Work is also an important component of early childhood programs. The children participate in activities such as baking, cleaning and washing. Participation in work enables the children to learn important skills early on that are necessary for life. They learn to do their fair share and help others.

In addition to all the benefits of work to children, there is one factor that is a crucial aspect of the work done. Meaningful and purposeful activity done in the presence of young children also provides them with actions to imitate, an irrepressible urge in young children. It is through imitation that young children learn most of the time. Rudolf Steiner brings the importance of imitation into focus: "Two magic words - imitation and example - indicate how children enter into a relationship with their environment."

Grade School
Needless to say, the urge to be active does not disappear when a child enters first grade. Rather activity recedes in importance over time and is gradually supplanted by a growing inwardness during the grade school years.

For grade school, the day begins with an extended lesson, called the "main lesson". Students study main lesson subjects intensively for three or four weeks, and then new subjects are taken up. In the middle part of the day, classes that engage feelings - painting, singing, foreign language, as well as traditional subjects are done. The afternoon is a time when lessons require more activity, such as crafts, art and p.e. are schedule.

Children are introduced to letters in 1st grade through stories interweaving the spoken word with visual illustrations. Letters fill the room with sound, and will be painted large with fantasy before being drawn small. The letters are carefully drawn and written, accompanied by related words, and recorded in blank books. By allotting time for this work and by saving this work in bound books, the children are receiving the message that what they do is of great importance.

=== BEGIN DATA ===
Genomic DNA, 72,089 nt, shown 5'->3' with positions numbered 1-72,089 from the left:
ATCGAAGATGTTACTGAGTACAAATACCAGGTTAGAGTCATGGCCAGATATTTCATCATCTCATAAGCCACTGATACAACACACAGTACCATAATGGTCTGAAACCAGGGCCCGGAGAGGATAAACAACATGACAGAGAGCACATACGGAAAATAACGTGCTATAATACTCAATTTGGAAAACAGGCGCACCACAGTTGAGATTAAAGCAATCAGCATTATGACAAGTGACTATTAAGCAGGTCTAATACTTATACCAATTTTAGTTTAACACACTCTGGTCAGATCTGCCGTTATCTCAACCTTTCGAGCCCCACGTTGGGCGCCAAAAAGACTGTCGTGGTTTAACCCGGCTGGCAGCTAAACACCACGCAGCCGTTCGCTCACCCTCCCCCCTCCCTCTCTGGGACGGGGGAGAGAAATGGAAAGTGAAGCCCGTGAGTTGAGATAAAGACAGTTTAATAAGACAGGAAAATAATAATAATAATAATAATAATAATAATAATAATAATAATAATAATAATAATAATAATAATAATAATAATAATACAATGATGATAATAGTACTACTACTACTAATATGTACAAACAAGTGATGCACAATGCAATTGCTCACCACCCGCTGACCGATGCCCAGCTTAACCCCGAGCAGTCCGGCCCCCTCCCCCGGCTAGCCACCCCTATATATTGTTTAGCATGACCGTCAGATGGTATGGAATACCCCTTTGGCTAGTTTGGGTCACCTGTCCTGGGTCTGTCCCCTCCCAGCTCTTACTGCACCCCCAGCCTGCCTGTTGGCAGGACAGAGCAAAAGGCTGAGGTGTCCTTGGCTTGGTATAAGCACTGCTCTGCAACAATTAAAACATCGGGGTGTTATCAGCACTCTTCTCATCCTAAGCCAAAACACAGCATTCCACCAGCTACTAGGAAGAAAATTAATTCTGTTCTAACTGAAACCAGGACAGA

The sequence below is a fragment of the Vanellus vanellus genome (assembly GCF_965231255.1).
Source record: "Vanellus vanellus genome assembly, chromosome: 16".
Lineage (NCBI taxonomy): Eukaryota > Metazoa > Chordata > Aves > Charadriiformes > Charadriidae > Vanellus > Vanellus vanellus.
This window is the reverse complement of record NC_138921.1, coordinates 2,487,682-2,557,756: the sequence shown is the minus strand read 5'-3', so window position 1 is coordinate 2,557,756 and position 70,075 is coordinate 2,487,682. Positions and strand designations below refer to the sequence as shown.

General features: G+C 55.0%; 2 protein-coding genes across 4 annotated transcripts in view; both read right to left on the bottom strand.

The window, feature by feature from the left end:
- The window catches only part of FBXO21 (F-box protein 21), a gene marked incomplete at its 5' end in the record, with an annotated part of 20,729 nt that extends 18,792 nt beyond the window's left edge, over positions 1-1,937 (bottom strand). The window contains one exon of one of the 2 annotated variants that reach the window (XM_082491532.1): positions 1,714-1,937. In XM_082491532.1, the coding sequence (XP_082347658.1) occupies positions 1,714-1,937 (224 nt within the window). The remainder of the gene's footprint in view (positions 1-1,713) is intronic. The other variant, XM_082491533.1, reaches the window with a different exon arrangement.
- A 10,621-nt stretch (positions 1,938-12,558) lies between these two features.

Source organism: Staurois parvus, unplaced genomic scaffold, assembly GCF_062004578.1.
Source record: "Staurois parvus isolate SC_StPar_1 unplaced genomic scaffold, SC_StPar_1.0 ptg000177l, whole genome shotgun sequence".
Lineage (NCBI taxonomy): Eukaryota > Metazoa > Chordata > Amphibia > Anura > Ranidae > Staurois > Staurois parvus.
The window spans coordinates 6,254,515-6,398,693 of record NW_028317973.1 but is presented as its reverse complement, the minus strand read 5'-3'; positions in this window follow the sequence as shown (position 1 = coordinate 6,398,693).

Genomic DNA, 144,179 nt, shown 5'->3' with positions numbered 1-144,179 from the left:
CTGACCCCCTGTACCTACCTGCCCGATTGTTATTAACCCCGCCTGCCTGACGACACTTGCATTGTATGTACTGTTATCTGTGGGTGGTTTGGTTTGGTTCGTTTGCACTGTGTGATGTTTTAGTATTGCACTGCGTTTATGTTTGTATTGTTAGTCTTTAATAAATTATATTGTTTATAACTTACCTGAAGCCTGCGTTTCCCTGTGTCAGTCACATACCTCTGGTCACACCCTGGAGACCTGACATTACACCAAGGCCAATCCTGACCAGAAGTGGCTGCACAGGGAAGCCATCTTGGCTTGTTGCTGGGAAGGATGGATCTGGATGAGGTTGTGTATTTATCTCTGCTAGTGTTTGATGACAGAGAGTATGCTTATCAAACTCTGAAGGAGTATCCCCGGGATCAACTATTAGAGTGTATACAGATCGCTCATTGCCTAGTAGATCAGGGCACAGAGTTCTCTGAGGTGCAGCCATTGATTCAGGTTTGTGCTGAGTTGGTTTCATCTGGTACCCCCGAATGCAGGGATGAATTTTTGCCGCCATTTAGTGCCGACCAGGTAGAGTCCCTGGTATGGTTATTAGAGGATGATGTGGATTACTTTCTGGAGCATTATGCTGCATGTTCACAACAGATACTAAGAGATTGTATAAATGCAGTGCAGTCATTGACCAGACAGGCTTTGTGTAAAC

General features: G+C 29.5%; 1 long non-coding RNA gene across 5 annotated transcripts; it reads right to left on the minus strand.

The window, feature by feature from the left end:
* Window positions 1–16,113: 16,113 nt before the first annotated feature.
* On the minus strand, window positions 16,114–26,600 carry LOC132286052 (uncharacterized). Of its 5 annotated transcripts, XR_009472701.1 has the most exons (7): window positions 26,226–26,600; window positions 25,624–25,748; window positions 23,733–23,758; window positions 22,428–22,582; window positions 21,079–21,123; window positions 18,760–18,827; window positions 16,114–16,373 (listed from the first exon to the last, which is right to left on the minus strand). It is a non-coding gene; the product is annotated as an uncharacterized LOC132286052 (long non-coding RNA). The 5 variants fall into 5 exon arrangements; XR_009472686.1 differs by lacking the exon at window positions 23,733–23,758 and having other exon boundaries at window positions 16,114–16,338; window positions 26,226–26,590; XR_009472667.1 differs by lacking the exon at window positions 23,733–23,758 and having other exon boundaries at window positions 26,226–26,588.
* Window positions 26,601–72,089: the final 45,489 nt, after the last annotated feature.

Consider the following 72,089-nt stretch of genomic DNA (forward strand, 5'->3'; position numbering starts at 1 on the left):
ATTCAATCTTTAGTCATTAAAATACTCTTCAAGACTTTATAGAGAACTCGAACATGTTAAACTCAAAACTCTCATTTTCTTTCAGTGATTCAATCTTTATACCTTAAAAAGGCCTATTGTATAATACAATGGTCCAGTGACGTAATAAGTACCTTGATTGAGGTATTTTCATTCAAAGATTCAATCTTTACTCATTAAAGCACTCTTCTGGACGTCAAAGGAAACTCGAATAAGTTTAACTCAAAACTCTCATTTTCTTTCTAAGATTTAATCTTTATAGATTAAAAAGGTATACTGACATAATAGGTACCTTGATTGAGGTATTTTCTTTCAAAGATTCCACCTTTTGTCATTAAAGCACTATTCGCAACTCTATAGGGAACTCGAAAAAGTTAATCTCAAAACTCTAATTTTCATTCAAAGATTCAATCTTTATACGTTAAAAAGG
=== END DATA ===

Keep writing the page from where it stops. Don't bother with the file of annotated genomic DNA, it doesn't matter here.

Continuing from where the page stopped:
Teaching Through Art
Drawing, singing, painting and poetry have their regular place in the educational program. The teaching of any subject, from science to history, can be enlivened and enhanced by incorporating art into the instruction.

The Roles of Stories
A story, particularly a told story, engages children completely. It stills them outwardly and activates them inwardly, filling their imaginations with pictures depicted in the telling of a tale. Fundamental mathematical processes are introduced through tales about gnomes. Science teaching is also enhanced through stories.

The Role of Music
According to Norman Weinberger, a professor of psychobiology, wrote that "music has the ability to facilitate language acquisition, reading readiness and general intellectual development, to foster positive attitudes, to lower truancy, to enhance creativity, to promote social development, personality adjustment, and self worth. In Waldorf schools, there are music specialists who offer singing and instrumental classes (everyone plays a musical instrument), as well as the classroom teachers who incorporate music into all areas of the curriculum.

The Role of Handwork
Girls and boys take woodwork and learn to knit and sew.